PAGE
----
"We think the court properly refused the relief. We would not be inclined, even if the findings that the sums of money paid defendant were in the nature of a gift were not entirely supported by the evidence, to disturb the judgment. The whole transaction seems to have for its basis payments in consideration of a continued course of prostitution. But, aside from this, there is ample evidence to support the finding that the sums paid defendant by plaintiff were in the nature of a gift, from which it follows that the proceeds of such money became the defendant's property."

[7] Moreover, it is too late to inject into this case a new theory of the creation of an asserted resulting trust for the first time on appeal. A resulting trust was not pleaded, nor does the evidence or findings support that theory. The record of the trial discloses no reference to the subject of resulting trusts That theory was not called to the attention of the trial court. This case was tried on the theory that plaintiff and defendant acquired the property in question by their joint earnings and contributions while they were living together as husband and wife. No agreement with respect to the property or a division thereof was alleged or proved. No specific amount of plaintiff's money was alleged or proved to have been contributed toward the purchase of any specified property. None of the money from his pay checks was traced to any of the properties in question. A resulting trust was not involved in this trial. A reviewing court should adhere to the theory upon which a cause is tried and determined by the trial court. A litigant may not change his position and adopt a different theory of action for the first time on appeal. ( Munfrey v. Cleary, 75 Cal.App.2d 779, 785 [ 171 P.2d 750]; Martin v. Diaz, 124 Cal.App. 200, 205 [ 12 P.2d 57]; 2 Cal.Jur. § 68, p. 237.)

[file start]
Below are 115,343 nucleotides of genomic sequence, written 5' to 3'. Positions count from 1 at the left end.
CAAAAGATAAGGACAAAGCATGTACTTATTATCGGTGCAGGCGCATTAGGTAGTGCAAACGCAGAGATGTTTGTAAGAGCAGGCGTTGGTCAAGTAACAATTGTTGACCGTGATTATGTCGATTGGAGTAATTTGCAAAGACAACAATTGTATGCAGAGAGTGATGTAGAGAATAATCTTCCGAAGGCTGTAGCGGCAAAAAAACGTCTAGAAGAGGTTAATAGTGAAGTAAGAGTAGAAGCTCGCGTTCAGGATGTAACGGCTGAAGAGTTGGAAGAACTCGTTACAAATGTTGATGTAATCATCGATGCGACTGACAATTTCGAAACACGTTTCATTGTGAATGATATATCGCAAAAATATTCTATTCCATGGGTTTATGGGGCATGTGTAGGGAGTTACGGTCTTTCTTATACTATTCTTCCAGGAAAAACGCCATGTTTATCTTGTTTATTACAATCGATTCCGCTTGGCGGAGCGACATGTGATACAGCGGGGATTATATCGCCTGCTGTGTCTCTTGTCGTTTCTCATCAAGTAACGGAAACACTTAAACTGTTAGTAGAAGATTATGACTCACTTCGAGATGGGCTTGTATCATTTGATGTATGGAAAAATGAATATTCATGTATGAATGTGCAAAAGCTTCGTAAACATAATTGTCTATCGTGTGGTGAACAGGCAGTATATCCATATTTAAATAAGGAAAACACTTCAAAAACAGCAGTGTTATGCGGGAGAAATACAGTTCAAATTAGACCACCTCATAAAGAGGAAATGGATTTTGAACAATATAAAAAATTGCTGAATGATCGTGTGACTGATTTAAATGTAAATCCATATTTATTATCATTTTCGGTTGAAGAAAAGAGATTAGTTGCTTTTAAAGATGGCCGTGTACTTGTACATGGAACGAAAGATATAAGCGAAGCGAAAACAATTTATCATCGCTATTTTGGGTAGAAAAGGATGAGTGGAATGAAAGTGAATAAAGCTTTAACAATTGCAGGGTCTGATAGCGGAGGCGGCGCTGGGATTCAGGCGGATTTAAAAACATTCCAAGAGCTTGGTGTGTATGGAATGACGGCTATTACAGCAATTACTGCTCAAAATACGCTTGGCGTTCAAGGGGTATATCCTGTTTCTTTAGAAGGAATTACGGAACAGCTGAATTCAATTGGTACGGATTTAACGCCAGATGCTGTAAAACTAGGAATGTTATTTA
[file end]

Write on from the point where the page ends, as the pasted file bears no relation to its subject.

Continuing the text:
In the Munfrey case, supra, this court said in that respect:

"Also as a general rule where a case has been tried upon one theory that theory must be adhered to on appeal, and a party who has tried his case wholly or in part on a certain theory, which theory was acted upon by the trial court, cannot, on appeal, change his position and adopt a different theory, since to do so would be unfair to the trial court and to opposing counsel. [Citing authorities.]"

The judgment is affirmed.

Adams, P.J., and Peek, J., concurred.


Summaries of

Baskett v. Crook

Court of Appeal of California, Third District
Jun 22, 1948
86 Cal.App.2d 355 (Cal. Ct. App. 1948)

In Baskett v. Crook (1948) 86 Cal.App.2d 355, 362, the court stated that to establish a resulting trust, "[i]t is necessary to show that it was the intention of the parties to create the trust.... The amount of money contributed to the particular property by the claimant must definitely appear to enforce a resulting trust in his favor."

Summary of this case from Belmont v. Sater (In re Estate of Belmont)
Case details for

Baskett v. Crook

Case Details

Full title:CHARLES BASKETT, Appellant, v. PEARL CROOK, Respondent

Court:Court of Appeal of California, Third District

Date published: Jun 22, 1948

Citations

86 Cal.App.2d 355 (Cal. Ct. App. 1948)
195 P.2d 39